One of the many questions we are often asked by our Family Law clients has to do with the division of assets and debts upon the termination of marriage. Clients often ask: If my spouse took out student loans during the marriage, does that mean I’ll have to pay off half of the debt?
The answer is never simple and it depends on many different factors. When a couple begins the process of divorce, each must disclose assets and debts and designate whether the asset/debt was acquired before marriage or during marriage. The assets acquired prior to marriage are generally considered separate property while assets acquired during marriage are generally considered community property. Degrees earned and student loans taken out before the marriage are generally attributed to the individual and as such would be classified as separate property.
While it is true that most debts that are incurred during a marriage are subject to equal division between the spouses, a debt incurred for education debt may be an exception. Pursuant to California Family Code section 2641, the spouse who takes out the loans can be the one responsible for paying for them, depending on how long ago the loan was taken out, and other facts. For example, if you had a long marriage before your divorce, you might have trouble proving that the debt should remain with your spouse because your spouse could argue that the “community”, in other words, you both, have already benefited. In this case, all of your assets and your income, whether held jointly or by you alone, can be taken to pay off the debt.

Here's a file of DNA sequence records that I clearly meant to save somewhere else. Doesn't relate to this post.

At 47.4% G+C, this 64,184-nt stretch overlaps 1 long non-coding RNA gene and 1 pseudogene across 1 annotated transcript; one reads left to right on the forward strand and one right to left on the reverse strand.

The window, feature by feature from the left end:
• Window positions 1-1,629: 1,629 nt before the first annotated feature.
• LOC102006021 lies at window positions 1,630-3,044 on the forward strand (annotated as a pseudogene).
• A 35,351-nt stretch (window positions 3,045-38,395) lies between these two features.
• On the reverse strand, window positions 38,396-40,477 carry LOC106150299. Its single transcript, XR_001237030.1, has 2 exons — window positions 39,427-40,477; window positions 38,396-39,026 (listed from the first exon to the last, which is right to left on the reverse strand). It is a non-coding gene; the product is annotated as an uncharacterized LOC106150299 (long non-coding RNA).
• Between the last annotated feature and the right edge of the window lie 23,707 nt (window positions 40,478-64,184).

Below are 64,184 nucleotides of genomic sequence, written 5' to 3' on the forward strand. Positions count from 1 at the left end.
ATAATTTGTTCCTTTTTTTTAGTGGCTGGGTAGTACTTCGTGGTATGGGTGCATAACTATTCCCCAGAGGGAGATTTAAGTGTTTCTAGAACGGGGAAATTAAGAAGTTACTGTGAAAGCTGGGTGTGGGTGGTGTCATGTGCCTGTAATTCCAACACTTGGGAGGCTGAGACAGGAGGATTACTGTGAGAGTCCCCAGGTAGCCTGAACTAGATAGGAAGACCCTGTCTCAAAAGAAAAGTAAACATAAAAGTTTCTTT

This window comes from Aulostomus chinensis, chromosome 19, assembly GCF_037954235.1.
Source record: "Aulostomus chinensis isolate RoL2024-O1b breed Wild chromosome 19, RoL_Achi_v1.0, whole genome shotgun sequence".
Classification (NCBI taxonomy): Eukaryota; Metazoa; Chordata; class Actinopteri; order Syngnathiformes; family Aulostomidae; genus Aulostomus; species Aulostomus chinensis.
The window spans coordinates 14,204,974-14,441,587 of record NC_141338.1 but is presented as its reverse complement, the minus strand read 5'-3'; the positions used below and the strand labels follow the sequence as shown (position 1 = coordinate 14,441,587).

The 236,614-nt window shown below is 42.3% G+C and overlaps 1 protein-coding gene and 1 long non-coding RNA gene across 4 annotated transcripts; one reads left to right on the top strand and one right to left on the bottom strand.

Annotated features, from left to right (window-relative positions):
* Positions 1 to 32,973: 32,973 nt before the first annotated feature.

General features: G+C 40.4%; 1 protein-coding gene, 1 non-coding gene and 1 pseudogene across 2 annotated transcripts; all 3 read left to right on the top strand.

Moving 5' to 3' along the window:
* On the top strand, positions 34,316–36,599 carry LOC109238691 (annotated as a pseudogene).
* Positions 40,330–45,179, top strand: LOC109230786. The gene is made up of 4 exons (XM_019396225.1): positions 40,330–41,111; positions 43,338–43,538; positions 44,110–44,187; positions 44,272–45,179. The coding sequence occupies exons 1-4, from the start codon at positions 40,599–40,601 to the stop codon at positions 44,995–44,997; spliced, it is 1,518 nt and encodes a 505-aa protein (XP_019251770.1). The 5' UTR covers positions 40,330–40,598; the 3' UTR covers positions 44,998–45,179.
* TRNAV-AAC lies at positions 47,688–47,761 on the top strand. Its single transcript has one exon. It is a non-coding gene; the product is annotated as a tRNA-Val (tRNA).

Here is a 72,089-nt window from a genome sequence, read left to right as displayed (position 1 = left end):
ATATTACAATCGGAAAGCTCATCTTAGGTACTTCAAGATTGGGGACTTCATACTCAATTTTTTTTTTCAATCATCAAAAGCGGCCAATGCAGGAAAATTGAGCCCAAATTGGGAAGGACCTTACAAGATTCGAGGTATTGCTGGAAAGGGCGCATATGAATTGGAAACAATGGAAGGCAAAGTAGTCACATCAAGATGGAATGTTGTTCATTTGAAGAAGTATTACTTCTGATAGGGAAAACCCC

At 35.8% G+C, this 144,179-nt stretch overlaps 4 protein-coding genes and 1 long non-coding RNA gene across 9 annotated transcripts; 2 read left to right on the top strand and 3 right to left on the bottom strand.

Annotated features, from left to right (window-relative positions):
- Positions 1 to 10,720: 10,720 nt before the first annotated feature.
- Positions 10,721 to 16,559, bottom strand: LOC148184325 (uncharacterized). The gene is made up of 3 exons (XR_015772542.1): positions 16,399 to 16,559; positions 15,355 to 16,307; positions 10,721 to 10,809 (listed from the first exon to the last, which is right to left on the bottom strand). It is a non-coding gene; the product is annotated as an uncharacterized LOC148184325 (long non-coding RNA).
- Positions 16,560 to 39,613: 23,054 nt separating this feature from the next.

Ultimately, how student debt will be divided depends on the particular facts and circumstances incurred during the marriage.